So, you are finished. You’ve completed all your college credits and have your diploma in hand. Now you have to get ready to search for—or start—your first job.
This can be a chaotic and stressful time. You have to deal with the demands of job-hunting, interviewing, and starting a new career.
Do you know how to navigate the transition from college to a career?
While it helps to have an idea of your career path after graduation, don’t worry if your first job does not perfectly fit your plan.
Many recent college grads change jobs after their first year; sometimes it takes that long (or longer!) to determine what you want to do in life. Also, your major does not identify the types of jobs you can work. While there are specialized fields, such as engineering, where you need to have a degree in this area, the majority of position just require a college degree. So, focus your job search on the types of jobs you want.
What You’ll Need
To find a job, you must first create a terrific resume and cover letter. Each job opening may draw hundreds of applicant resumes. Some services can help you create a powerful and extremely useful resume.
Your resume and cover letter should focus on how you can contribute to the company that you want to work for. Send your resume to potential employers, employment agencies, and your personal network. Spend time daily looking for job opportunities.
[tweetthis]The majority of jobs available for college grads are entry-level. [/tweetthis] These jobs often require long hours, low pay, and hard work.
Don’t refuse a job that you think is below you; be realistic. You may have to start at a low level and move up. That is not to say you should take just any job offer; you should research your career path to find out at which level most new hires start.
You’ve Landed Your First Job
Soon, you will interview and land your first job—congratulations! You are ready to transition into a career, what an exciting time it is for you! This is a big step.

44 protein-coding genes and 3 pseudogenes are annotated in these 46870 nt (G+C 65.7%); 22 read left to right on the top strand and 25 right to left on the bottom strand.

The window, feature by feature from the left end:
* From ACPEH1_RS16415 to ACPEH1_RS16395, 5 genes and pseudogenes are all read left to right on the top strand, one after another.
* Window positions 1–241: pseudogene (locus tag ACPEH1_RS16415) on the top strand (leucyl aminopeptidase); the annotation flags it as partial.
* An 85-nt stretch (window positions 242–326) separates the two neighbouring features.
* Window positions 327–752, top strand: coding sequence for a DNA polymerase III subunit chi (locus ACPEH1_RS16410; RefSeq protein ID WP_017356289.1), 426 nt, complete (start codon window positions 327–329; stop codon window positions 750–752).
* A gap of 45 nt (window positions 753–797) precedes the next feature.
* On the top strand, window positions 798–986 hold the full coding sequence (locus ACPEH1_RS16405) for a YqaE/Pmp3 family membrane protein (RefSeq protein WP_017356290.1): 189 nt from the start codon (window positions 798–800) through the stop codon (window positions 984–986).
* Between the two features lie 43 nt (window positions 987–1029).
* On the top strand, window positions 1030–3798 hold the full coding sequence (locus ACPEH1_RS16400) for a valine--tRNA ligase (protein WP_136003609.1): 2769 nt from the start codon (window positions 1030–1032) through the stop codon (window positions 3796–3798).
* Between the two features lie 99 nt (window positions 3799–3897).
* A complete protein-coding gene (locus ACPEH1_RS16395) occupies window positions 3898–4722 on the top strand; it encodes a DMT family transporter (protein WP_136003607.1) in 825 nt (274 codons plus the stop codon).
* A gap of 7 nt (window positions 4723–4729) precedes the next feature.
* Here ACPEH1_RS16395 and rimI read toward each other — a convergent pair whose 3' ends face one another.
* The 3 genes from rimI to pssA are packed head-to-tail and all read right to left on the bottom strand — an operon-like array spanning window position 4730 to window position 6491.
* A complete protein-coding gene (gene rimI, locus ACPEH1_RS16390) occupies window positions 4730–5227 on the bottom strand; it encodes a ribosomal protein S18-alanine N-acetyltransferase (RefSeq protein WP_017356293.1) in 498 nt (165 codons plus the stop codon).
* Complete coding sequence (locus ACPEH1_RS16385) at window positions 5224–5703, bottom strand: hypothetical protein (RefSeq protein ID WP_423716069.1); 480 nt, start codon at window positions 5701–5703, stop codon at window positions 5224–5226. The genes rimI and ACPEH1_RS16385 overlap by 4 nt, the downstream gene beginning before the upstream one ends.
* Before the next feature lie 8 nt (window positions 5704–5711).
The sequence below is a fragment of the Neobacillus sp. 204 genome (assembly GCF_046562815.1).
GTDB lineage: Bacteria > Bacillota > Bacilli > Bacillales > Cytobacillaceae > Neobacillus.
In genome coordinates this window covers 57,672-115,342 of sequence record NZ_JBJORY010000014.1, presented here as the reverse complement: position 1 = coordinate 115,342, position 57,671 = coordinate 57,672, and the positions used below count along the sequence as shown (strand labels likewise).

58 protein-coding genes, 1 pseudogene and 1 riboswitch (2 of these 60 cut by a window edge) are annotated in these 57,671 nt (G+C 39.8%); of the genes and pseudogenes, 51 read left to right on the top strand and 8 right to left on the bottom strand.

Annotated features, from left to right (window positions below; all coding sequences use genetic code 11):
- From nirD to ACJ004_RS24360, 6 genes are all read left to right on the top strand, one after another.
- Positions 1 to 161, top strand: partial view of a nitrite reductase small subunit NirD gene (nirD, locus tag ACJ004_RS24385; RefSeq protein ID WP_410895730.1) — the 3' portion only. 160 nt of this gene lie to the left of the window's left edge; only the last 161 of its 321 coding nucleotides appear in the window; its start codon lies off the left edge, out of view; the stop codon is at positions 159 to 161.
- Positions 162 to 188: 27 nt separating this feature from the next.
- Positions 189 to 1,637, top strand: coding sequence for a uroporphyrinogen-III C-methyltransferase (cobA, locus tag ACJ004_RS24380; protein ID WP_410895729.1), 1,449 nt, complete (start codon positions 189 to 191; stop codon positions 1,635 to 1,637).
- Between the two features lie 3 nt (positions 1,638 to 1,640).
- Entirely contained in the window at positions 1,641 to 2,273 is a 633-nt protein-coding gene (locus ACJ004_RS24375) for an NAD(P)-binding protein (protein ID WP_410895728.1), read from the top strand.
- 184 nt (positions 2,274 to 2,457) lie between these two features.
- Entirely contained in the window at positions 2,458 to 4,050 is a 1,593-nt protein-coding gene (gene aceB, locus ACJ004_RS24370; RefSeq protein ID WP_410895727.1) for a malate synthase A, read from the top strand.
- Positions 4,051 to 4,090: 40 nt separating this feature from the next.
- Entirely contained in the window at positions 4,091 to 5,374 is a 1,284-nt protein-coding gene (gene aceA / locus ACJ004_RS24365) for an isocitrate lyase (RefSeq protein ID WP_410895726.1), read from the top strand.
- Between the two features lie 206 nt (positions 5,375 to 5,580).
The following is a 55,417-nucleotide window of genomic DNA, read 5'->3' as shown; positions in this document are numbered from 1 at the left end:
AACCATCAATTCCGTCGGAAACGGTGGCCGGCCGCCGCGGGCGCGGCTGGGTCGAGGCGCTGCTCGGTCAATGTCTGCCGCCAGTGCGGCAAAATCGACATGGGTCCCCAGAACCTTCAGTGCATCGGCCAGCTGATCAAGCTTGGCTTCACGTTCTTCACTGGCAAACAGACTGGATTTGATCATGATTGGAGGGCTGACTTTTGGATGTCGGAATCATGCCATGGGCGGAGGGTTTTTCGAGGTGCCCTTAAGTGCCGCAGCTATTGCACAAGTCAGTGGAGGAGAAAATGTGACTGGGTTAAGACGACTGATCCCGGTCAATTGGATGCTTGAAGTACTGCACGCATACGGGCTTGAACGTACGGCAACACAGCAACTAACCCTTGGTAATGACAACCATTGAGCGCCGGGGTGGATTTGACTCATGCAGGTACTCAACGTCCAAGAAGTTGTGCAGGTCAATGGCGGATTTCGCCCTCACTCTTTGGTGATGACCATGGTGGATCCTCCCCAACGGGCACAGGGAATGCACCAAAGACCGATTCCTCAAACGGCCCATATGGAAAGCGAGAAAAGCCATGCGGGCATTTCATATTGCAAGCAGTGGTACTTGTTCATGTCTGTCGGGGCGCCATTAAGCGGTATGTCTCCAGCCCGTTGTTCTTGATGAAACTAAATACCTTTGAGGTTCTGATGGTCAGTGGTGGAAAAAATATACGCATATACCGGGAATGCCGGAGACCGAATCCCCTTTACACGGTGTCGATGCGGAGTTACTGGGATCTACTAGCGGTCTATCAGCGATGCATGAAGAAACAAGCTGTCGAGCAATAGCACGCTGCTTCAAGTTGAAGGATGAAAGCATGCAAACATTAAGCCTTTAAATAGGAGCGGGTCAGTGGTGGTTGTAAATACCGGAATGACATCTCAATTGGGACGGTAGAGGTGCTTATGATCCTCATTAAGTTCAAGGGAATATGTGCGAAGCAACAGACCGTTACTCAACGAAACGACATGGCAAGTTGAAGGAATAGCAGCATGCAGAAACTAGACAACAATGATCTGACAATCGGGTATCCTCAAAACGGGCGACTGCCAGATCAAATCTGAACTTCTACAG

Appropriate social behavior is much different in the working world than in college. It is much more formal and requires professional speech and behavior.
Your behavior will be judged in job interviews and during your job search. You must prove that you are intelligent, articulate, motivated, and professional.
In addition, in the workplace, acting unprofessionally can get you fired. Never drink at work or even during a casual lunch with colleagues. Act responsibly at all times. Do not gossip.
What to Expect
Most jobs require that employees arrive to work, take lunch and breaks, and leave work at very specific times. This can be very frustrating because you have been used to a more flexible schedule as a college student.
Learn to take only short breaks to use the restroom or get a cup of coffee or some water. Always arrive on time.
Expect to work some overtime. Be ready to work at least eight hours per day and take only two weeks of vacation per year. It won’t be easy! Work will now be (and should be) your primary focus in life until you have a family.
Professional attire (a suit, clean clothes, neat hair, and appropriate makeup) is important on the job. Others will make judgments about you based on your attire.
Always maintain good hygiene; never forget to shower, brush your teeth and hair, wear deodorant, etc. in the morning before leaving for work.
Your ability to collaborate and get along well with individuals from different cultures and backgrounds, to cooperate with other employees, and to be a team player will all be vital in doing well on your first job. Stay organized and manage your time carefully. Learn from your mistakes and do not hesitate to ask for advice and assistance.
Things to Remember
The transition from college to a career can be challenging. Stay in touch with your college friends. Initiate conversations with your new co-workers.
These are the people that will encourage, motivate, and help you. Strive to get the best job offers from the best employers, but remember to be realistic about what you can expect.